Banks go for style change

So the banks are trying to soften their image:

In print, television, and online advertising, mid-size banks and the nation’s largest institutions are spending millions to stress their relationships with customers, emphasizing the personal touch even as they shutter branches and invest in inventions, like mobile apps and smarter ATMs, that reduce actual human contact.

They’re featuring sepia-tinted photos and feel-good vignettes, with bankers in the background helping families plan for a wedding or buy a new dog. They spotlight their efforts to help military service members, struggling communities, and Main Street businesses.

Their problem came from helping to crash the world economy and world-sized fraud:

The US government has accused Bank of America Corp. of civil fraud, saying the company failed to disclose risks and misled investors in its sale of $850 million of mortgage bonds during 2008.

The Justice Department filed a civil suit Tuesday against the bank and several subsidiaries in federal court in Charlotte, N.C. The Securities and Exchange Commission filed a related suit against Bank of America there, too.

Perhaps they could try to help their image by stopping such things:

Many banks are still violating basic legal requirements when foreclosing on properties in Massachusetts, according to attorneys who represent homeowners fighting to save their homes.

Lenders do not always adhere to a 2007 state law, amended in 2010, that provides homeowners 150 days to catch up on missed mortgage payments before a foreclosure can begin, they say.

Under the law, banks and mortgage companies are required to send ‘‘right-to-cure’’ notices to delinquent borrowers that provide basic information about the foreclosure process, including whom to contact and who holds the mortgage.

They also might trying to reduce fees:

Fewer customers are at risk of leaving the big banks than they were two years ago, Beck says; bank vulnerability has slightly improved since 2011, with the percentage of potential defectors falling from 33% to 26%.

But the problems remain the same, according to Beck. “Interaction [with banks] is not as bad as it was in 2011…[but] there has not been a demonstrable change that has led consumers to feel better.”

The problem is that those things actually cost them more money, so ads it is.

7 Comments (+add yours?)

  1. tiffany267
    Aug 07, 2013 @ 16:50:42

    Hmmm someone sounds bitter. Perhaps you could store all your money in a drawer at home, since you distrust lending institutions so much? And who needs mortgages or credit cards anyway – it’s not as though anyone depends on credit for things these days, right?


    • fredtopeka
      Aug 07, 2013 @ 18:39:17

      Someone sounds like they don’t believe in regulation. If the banks were regulated like they were through most of the 1980s they wouldn’t have been able to crash the world economy like they did.


      • tiffany267
        Aug 07, 2013 @ 18:47:22

        You are correct! I don’t “believe in” anything, as that is a silly concept. I acknowledge reality and I accept truths – “believing in” things is a faith-based perspective which has no place in human activity.

        And I vehemently oppose all restrictions on liberty, whether it is a bank’s liberty or a whistle-blower’s liberty.

        Incidentally I don’t remember banks crashing anything? My only recollection of someone crashing things is the actions of the State, which has single-handedly hijacked the entirety of our economic interactions, yet ironically casts blame on the financial institutions that supported the economy before the Federal Reserve began manipulating interest rates.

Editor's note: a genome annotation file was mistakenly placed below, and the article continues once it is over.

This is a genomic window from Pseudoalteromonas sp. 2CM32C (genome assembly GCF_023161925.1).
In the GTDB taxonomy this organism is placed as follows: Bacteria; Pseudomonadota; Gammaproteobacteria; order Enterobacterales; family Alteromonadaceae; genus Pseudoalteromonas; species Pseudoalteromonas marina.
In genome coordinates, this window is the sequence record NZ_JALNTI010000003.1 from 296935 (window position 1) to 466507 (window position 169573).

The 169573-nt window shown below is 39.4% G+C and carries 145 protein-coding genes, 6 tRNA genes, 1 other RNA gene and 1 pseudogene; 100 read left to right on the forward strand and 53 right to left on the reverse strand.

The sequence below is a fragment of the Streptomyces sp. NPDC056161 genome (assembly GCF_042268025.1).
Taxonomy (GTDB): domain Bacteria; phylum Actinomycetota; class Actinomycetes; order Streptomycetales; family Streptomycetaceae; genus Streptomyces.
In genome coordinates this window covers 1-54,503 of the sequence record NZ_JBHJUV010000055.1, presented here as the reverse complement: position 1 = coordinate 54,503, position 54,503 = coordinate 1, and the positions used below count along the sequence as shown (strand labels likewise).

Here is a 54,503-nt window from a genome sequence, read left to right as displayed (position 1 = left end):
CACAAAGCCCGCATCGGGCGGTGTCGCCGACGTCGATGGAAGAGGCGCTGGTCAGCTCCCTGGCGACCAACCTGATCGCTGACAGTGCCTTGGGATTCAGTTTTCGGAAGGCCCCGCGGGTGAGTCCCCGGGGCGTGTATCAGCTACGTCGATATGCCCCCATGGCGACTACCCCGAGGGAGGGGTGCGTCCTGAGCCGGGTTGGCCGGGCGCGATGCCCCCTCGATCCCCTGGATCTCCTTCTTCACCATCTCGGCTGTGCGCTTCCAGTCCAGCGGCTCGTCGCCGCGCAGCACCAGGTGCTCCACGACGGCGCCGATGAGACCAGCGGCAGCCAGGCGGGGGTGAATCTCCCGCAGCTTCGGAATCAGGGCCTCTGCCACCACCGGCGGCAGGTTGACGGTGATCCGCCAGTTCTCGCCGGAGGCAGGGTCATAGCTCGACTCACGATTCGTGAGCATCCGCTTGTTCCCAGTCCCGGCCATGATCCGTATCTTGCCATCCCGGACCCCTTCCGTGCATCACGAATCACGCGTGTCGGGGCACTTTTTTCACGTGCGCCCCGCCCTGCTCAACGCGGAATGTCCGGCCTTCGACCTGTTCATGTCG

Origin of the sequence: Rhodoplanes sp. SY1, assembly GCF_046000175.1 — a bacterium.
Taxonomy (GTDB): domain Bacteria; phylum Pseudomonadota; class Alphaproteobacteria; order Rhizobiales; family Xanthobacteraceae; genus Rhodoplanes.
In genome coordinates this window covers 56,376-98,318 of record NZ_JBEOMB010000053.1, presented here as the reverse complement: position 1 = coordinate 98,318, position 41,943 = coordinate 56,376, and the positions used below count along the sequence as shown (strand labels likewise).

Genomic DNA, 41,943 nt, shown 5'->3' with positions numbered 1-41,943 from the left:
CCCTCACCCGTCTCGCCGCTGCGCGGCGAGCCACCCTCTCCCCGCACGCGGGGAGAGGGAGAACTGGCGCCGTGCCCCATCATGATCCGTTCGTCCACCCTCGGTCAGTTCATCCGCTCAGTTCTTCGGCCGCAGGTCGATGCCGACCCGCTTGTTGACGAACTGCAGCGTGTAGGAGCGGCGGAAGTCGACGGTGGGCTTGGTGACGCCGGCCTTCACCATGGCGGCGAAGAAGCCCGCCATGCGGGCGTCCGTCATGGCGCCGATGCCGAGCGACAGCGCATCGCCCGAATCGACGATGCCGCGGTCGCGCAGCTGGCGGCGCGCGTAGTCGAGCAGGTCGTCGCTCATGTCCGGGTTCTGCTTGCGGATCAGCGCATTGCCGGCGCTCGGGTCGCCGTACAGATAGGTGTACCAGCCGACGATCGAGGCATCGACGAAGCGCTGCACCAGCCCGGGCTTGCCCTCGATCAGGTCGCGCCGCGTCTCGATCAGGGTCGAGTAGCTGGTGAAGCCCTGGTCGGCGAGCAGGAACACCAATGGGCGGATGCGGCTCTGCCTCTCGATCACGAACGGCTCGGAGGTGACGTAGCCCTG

*State fucks shit up*

        *People are like – ok someone broke it, fess up!*

        *State decides to be a 2-year-old and blames someone else, then continues to do the same shit*

        Story of our lives.

      • fredtopeka
        Aug 07, 2013 @ 19:26:47

        Funny your ‘truth’ sounds like it’s not reality based. How exactly did the state crash the economy?

      • tiffany267
        Aug 07, 2013 @ 21:22:34

        Holy hell – where to start? The New Deal? We could probably go earlier than that but it’s probably the most relevant example.

        Let’s just focus on the food industry because it’s quite accessible.

        So once upon a time people got their food by growing it themselves or trading it (mostly) honestly among one another. The government in its war-mongering wisdom decided that letting the free market take care of food supply as it had for thousands of years just wasn’t good enough and it began to impose tariffs and subsidies in order to prop up domestic corn production. This was the rationale for the farm bill subsidizing corn farmers with more benefits than most citizens can name (at the obvious expense of the rest of the food industry).

        Meanwhile they started supporting the production of processed foods in order to feed soldiers in WWII, Korea, and Vietnam.

        MEANWHILE, they contracted with Monsanto to murder innocents using Agent Orange.

        Fast-forward to today where nearly all our food is highly processed crap heavily laden with corn syrup, where small family farms that always fed our country are actively shut down when they refuse to contract with Monsanto (which the State prohibits anyone from suing).

        Oh wait, but that’s in the name of public safety, right? The FDA and the USDA are just looking out for our health, aren’t they? I guess that’s why factory farms are allowed to continue contaminating our water supply and letting toxic waste from unsustainable livestock practices infect produce that we all eat – yet the same type of farms that used to support the entire country are now actively prosecuted and subject to ridiculous regulations and inspections. What happened to food?!